It may not be felt everywhere, but London has become a more affluent city in the last four years.
According to Pitney Bowes Software, the Forest City’s net worth increased over 27 percent from 2008 to 2012, almost double the rate of the 17 cities included in the company’s survey.
The average London household’s net worth increased from $242,536 in 2008 to $309,466 in 2012. The rate of increase was fourth in the country, behind only Quebec City (65.2 percent), Windsor (38.5 percent) and St. Catherines-Niagara (31.7 percent), and vastly outpacing Toronto (10.1 percent), Montreal (21.5 percent) and Vancouver (16.9 percent).
The average net worth of households in Canada’s top 17 metropolitan areas increased 15 percent.
Toronto maintains the highest average net worth at $543,189, but 13 metro areas are closing ground with a higher percentage growth rate over the last four years.
The top three metro areas with the highest total average net worth remained Toronto ($543,189), Calgary ($508,333) and Vancouver ($501,474).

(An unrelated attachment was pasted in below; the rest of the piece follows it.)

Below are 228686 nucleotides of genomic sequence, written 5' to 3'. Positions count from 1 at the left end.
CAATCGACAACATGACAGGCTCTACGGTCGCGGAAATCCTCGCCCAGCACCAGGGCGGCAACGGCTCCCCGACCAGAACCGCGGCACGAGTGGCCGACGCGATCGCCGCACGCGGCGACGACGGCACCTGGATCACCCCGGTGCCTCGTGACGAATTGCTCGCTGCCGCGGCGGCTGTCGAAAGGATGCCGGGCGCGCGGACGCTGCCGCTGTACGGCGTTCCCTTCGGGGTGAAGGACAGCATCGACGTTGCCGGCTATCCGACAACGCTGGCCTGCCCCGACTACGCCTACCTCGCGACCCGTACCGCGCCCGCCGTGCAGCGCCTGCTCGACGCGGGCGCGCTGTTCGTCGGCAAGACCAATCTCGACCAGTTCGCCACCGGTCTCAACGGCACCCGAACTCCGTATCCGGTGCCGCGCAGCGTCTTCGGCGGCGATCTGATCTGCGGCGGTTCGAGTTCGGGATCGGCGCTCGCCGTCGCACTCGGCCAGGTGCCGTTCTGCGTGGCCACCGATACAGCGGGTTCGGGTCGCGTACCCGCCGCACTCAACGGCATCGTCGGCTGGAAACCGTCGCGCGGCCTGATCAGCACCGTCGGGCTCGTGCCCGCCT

The Quebec City area, Winnipeg, Ottawa-Gatineau and Toronto all saw gains of more than $100,000 in the average value of residences. In general, the metro areas with lower asset levels in 2008 grew the most through June 2012.
Edmonton came in last and was the only city that saw a net reduction (1.2 percent).
“The state of consumer net worth has had dramatic swings by region in the past four years,” said John O’Hara, president of the data company. “Our clients rely on precise mapping of data sets to make their best business decisions in this environment.”
Financial services firms use Pitney Bowes Software’s data and visualization software to develop business strategy around branch optimization, product development and consumer marketing. Extensive data sets are available for location intelligence from Pitney Bowes Software including net worth (wealth); financial assets; value of primary residence; total liabilities and total assets.